How did we get here?
I was staring at a map by Olivier (1978) that purported to show the post-Pleistocene distribution of Asian elephants, on which I had overlaid the currently known distribution of elephants. Taken at face value, these outlines suggested a precipitous decline - this species, Elephas maximus, had once occurred across the entire breadth and latitudes of Asia, yet today they remained in just a few fragmented pockets of habitat. It was often stated in the media and popular literature that elephants had lost as much as 90% of their habitat, but I could find no source for this assertion other than the two superimposed maps I was looking at. But surely, I thought, this couldn't be correct, since elephants could not have lived in the deserts and mountains contained within large parts of the continent. Yet, given that Asian elephants are considered a single species, and those on the mainland are likely to have been connected some time in the past, there did appear to be a serious loss of habitat at some point. How did we get here, when and where did this occur? Was there any way we could identify the areas more accurately?
So I turned to an approach known as 'ecological niche modelling.' Simply put, we try to use known locations where a species occurs to identify where else it could occur by looking for similar environmental conditions but for which we do not have occurrence data. Often this approach is used to predict the possible distributions of species in space, hence the term 'species distribution model' is also used. But the approach can also be applied to other points in time, most typically to predict what areas might be suitable for a species under different future climatic conditions. I thought, why not do the same thing, except looking backwards? Although climatic conditions are of course important, for terrestrial species it is land-use and land cover (LULCC) that most directly affects where they can live. The difficulty is that historical data on environmental conditions are difficult to come by, and species are often highly specialized in terms of the conditions that suit them.
As a species, Asian elephants were relatively simple to deal with because they are actually capable of occupying a wide range of habitat types - from dry seasonal grasslands, to moist evergreen rainforests. So elephants could be used as a proxy, or surrogate, for these diverse ecosystem types. They can also potentially move over large distances so the environmental variables did not have to be of particularly high resolution. I was in luck, because a group of researchers based at the University of Maryland had released newly released their Land-Use Harmonization Dataset with global reconstructions of land-use going all the way back to the 9th century! My co-authors and I compiled data from various sources on where wild elephants occurred near the turn of this millennium, which I then narrowed down so as not to over-represent particular habitat types or ecosystems, as well as remove landscape types (e.g. agricultural) where elephants were likely to conflict with people. We then related these locations to land-use variables for the year 2000.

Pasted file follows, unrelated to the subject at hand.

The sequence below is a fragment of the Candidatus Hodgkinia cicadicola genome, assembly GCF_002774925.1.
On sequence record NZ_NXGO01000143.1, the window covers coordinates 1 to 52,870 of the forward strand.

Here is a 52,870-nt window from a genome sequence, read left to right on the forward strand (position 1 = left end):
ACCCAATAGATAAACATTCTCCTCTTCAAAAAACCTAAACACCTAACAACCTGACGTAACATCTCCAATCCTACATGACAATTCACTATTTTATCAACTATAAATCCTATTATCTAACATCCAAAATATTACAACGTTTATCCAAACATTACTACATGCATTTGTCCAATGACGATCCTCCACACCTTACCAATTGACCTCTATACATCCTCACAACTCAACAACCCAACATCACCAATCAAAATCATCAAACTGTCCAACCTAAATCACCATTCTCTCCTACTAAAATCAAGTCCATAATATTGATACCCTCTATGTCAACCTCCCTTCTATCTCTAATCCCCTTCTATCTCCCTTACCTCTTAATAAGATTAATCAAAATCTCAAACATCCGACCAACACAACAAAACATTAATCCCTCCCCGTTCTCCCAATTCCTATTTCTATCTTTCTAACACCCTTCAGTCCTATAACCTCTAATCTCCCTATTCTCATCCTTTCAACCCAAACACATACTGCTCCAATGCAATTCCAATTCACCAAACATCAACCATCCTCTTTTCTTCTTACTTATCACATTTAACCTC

As a sanity check, we also constructed an entirely separate model based on entirely different finer-scale datasets that included variables other than land-use, such as human and livestock population densities. We tried various techniques of doing so at first, but ultimately settled on using Maximum Entropy (MaxEnt), a machine-learning algorithm, based on its visibly better performance. Comparing the results based on the LUH variables and the other variables, there was overwhelming agreement (over 80%) between the two models, and if anything the LUH was more conservative as it predicted less areas as being suitable for elephants overall.
We then ran the MaxEnt model on LUH variables going back all the way to the year 850, up to the year 2015. Based on existing literature and the history of colonialism in Asia, we expected major changes to take place around the 1700s, which is in fact what we saw across most of the range but especially in South Asia and mainland China. To simplify things, we converted the resulting maps into binary suitable/unsuitable classification categories based on a thresholding procedure, which then allowed us to calculate the total extent of available habitat in each year as well as various metrics of fragmentation.